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Older people demand Budget pension increase

Age Action is calling for the first increase in the State Pension since 2009 in Budget 2016.

The organisation, representing thousands of older people across Ireland, today set out its top five priorities for next month’s budget.

Budget 2016 | Age Action
Age Action has put forward its submissions for Budget 2016

Justin Moran, Head of Advocacy and Communications at Age Action, said: “Since 2009 an older person depending on the State Pension and the Household Benefits package has seen their income cut by more than €13 a week.

“They’re struggling to pay new taxes along with rising fuel and health costs. Pensioners in this country should not be forced to choose between paying for medicine and keeping the heat on.”

During the summer Age Action members across the country met and highlighted their priorities for this year’s budget:

  • Increase the State Pension by €5
  • Increase the Living Alone Allowance by €2.40
  • Restore the Telephone Allowance over the next two budgets
  • An additional €26 million for Home Help Services
  • An additional €7 million for 550 Home Care Packages

Justin Moran continued: “Older people spent a lifetime building this country. They shouldered their share of the burden of austerity.

“As the economy returns to growth, they have a legitimate expectation that the sacrifices they made will be acknowledged.

“After years of cuts to income supports for older people, next month’s budget is an opportunity to restore value to a stagnant State Pension and to reverse cuts to vital income supports like the Telephone Allowance.”

Home supports

Age Action also highlighted the need for investment in supports to enable older people to remain longer in their homes.

Since 2009 there has been a substantial reduction in home help hours despite the number of people aged 85 and over increasing by 11 per cent in the last three years.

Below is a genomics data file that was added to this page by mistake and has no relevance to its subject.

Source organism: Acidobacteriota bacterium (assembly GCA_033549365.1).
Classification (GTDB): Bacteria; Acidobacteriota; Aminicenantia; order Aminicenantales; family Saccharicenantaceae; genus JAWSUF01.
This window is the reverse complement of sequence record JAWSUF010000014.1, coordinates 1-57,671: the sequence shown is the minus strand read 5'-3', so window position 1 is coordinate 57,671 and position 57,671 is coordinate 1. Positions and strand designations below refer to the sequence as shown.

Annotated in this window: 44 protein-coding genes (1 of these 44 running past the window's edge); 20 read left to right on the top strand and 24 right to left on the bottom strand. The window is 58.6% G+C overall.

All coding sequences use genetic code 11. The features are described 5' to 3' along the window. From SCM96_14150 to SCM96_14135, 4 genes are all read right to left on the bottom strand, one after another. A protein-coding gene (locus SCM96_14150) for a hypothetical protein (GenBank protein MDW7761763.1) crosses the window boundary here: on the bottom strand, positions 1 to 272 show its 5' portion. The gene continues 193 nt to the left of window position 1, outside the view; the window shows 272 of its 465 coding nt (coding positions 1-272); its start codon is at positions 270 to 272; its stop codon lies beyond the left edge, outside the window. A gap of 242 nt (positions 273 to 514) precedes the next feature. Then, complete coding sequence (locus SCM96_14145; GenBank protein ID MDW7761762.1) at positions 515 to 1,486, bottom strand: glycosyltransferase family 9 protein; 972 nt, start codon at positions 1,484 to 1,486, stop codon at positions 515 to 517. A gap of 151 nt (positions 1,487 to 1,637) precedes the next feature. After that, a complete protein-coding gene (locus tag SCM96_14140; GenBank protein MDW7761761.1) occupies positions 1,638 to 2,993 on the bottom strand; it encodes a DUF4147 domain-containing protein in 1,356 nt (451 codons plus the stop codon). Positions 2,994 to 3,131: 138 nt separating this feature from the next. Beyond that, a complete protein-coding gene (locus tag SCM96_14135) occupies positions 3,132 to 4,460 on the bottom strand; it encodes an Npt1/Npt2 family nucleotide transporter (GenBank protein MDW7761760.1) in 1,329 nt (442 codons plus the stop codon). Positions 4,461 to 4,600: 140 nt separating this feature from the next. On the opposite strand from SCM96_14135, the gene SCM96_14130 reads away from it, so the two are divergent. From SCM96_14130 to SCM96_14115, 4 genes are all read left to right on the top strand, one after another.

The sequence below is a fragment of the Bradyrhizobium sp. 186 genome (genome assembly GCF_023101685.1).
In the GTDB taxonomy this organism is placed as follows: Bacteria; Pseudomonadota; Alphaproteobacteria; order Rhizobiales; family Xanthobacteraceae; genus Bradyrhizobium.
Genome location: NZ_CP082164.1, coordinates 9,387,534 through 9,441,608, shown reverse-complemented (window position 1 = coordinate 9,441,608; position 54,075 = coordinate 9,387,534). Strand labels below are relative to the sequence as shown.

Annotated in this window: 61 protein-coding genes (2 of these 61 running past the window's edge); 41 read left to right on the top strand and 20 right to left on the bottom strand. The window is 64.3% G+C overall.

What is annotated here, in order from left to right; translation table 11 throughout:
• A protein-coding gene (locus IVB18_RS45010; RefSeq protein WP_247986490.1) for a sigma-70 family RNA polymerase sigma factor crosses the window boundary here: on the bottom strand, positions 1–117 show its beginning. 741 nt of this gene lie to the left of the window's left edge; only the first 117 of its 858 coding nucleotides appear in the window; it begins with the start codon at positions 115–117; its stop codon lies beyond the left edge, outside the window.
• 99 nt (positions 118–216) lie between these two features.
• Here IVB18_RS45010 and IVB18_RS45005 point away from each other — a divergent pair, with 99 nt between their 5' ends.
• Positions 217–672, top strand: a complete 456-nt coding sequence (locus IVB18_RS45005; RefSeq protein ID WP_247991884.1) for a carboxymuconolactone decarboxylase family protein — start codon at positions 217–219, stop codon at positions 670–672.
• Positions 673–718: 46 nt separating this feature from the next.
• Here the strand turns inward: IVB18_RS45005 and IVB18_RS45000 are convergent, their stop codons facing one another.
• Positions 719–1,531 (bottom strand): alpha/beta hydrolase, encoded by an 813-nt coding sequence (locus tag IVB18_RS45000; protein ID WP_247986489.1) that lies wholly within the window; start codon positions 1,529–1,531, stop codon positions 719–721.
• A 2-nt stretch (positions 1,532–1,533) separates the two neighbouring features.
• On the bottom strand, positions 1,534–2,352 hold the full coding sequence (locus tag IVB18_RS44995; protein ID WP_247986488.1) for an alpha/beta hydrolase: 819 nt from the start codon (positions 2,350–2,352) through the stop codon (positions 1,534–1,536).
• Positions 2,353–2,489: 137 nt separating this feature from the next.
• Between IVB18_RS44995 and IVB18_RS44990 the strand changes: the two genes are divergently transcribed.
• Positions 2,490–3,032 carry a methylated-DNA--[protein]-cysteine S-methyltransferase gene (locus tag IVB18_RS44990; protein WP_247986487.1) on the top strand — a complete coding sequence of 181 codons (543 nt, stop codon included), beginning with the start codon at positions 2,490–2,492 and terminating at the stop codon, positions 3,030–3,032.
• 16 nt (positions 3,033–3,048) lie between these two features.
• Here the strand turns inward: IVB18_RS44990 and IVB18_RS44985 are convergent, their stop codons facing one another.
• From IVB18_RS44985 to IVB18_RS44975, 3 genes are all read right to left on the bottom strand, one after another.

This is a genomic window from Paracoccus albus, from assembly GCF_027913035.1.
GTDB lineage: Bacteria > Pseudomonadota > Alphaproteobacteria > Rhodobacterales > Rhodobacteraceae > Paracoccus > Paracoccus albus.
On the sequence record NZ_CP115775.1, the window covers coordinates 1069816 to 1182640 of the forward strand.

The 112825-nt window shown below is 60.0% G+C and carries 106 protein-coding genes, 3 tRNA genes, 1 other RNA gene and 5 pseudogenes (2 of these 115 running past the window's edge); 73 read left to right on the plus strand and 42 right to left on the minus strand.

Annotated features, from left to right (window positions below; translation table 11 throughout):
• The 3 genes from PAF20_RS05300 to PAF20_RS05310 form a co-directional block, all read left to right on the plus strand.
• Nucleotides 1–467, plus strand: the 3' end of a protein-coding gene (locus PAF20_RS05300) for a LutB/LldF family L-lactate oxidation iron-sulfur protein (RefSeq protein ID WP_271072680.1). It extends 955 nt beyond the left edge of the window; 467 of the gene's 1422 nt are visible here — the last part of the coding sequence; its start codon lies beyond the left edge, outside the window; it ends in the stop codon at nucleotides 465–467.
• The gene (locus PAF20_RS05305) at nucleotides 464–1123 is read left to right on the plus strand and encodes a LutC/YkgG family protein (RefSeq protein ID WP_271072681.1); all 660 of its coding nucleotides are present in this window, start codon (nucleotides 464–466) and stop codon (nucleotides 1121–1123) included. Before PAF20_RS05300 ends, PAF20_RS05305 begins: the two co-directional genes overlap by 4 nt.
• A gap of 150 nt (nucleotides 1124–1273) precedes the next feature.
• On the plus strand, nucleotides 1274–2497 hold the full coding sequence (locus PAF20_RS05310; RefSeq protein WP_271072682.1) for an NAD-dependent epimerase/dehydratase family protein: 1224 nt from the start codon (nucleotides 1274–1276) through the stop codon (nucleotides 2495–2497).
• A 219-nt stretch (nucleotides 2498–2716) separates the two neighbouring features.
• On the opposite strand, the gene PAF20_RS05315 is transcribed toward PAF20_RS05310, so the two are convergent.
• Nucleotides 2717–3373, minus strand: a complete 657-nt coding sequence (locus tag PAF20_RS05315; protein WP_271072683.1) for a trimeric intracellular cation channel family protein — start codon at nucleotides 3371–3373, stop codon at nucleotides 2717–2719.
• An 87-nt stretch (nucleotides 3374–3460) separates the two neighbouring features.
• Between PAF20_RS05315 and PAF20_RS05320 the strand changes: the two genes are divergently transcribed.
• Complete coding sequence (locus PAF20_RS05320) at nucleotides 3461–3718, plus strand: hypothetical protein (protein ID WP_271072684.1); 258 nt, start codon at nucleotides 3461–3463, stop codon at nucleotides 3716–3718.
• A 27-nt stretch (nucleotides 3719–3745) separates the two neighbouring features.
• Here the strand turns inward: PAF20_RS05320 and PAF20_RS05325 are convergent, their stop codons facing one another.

Justin Moran continued: “In recent years there has been a 44 per cent increase in the number of older people in nursing homes categorised as ‘low dependency’ by the HSE.

“More home and community supports would enable many of these people to stay at home longer. That’s a better outcome for older people, it’s in line with Government policy and it would help to reduce the cost of the Nursing Home Support Scheme.” 

Along with its key priorities, Age Action also published detailed submissions it made to a number of individual government departments.

Age Action Budget 2016 Submission

Individual Submissions to Government Departments

Age Based Analysis of Mortgage Arrears Released for First Time

We welcome the publication, by the Irish Times, of data released for the first time by the Central Bank of Ireland that shows the number of people approaching, or already at retirement age, who are dealing wtih significant mortgage debt. The information gives a clearer picture of the worrying situation for Ireland’s ageing population. Simply, a lack of evidence exists on the cost of ageing with less complete data collected about us the older we become. As a result, crucial policy decisions are made without the availability of disaggregated and representative data which can result in discriminatory outcomes. We need an urgent rethinking of how we gather evidence and inform policy that meets the needs of a changing Ireland.